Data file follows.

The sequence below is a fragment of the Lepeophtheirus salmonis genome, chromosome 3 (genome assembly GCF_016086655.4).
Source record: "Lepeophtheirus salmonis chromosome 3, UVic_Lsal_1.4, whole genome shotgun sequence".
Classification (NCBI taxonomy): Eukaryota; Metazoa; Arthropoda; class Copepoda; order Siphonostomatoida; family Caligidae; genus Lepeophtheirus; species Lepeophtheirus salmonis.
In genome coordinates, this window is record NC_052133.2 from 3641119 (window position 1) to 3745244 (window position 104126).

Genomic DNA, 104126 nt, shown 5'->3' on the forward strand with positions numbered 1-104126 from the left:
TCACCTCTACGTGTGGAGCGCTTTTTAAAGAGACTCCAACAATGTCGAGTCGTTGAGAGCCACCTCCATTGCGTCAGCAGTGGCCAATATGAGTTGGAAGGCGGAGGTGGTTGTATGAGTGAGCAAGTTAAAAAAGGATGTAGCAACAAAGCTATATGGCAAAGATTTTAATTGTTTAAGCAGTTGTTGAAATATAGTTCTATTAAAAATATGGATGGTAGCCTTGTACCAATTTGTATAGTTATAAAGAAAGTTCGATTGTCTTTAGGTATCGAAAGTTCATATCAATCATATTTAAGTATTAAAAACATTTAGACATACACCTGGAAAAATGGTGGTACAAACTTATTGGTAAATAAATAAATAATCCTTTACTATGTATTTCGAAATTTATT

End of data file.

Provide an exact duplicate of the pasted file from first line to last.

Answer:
The sequence below is a fragment of the Lepeophtheirus salmonis genome, chromosome 3 (genome assembly GCF_016086655.4).
Source record: "Lepeophtheirus salmonis chromosome 3, UVic_Lsal_1.4, whole genome shotgun sequence".
Classification (NCBI taxonomy): Eukaryota; Metazoa; Arthropoda; class Copepoda; order Siphonostomatoida; family Caligidae; genus Lepeophtheirus; species Lepeophtheirus salmonis.
In genome coordinates, this window is record NC_052133.2 from 3641119 (window position 1) to 3745244 (window position 104126).

Genomic DNA, 104126 nt, shown 5'->3' on the forward strand with positions numbered 1-104126 from the left:
TCACCTCTACGTGTGGAGCGCTTTTTAAAGAGACTCCAACAATGTCGAGTCGTTGAGAGCCACCTCCATTGCGTCAGCAGTGGCCAATATGAGTTGGAAGGCGGAGGTGGTTGTATGAGTGAGCAAGTTAAAAAAGGATGTAGCAACAAAGCTATATGGCAAAGATTTTAATTGTTTAAGCAGTTGTTGAAATATAGTTCTATTAAAAATATGGATGGTAGCCTTGTACCAATTTGTATAGTTATAAAGAAAGTTCGATTGTCTTTAGGTATCGAAAGTTCATATCAATCATATTTAAGTATTAAAAACATTTAGACATACACCTGGAAAAATGGTGGTACAAACTTATTGGTAAATAAATAAATAATCCTTTACTATGTATTTCGAAATTTATT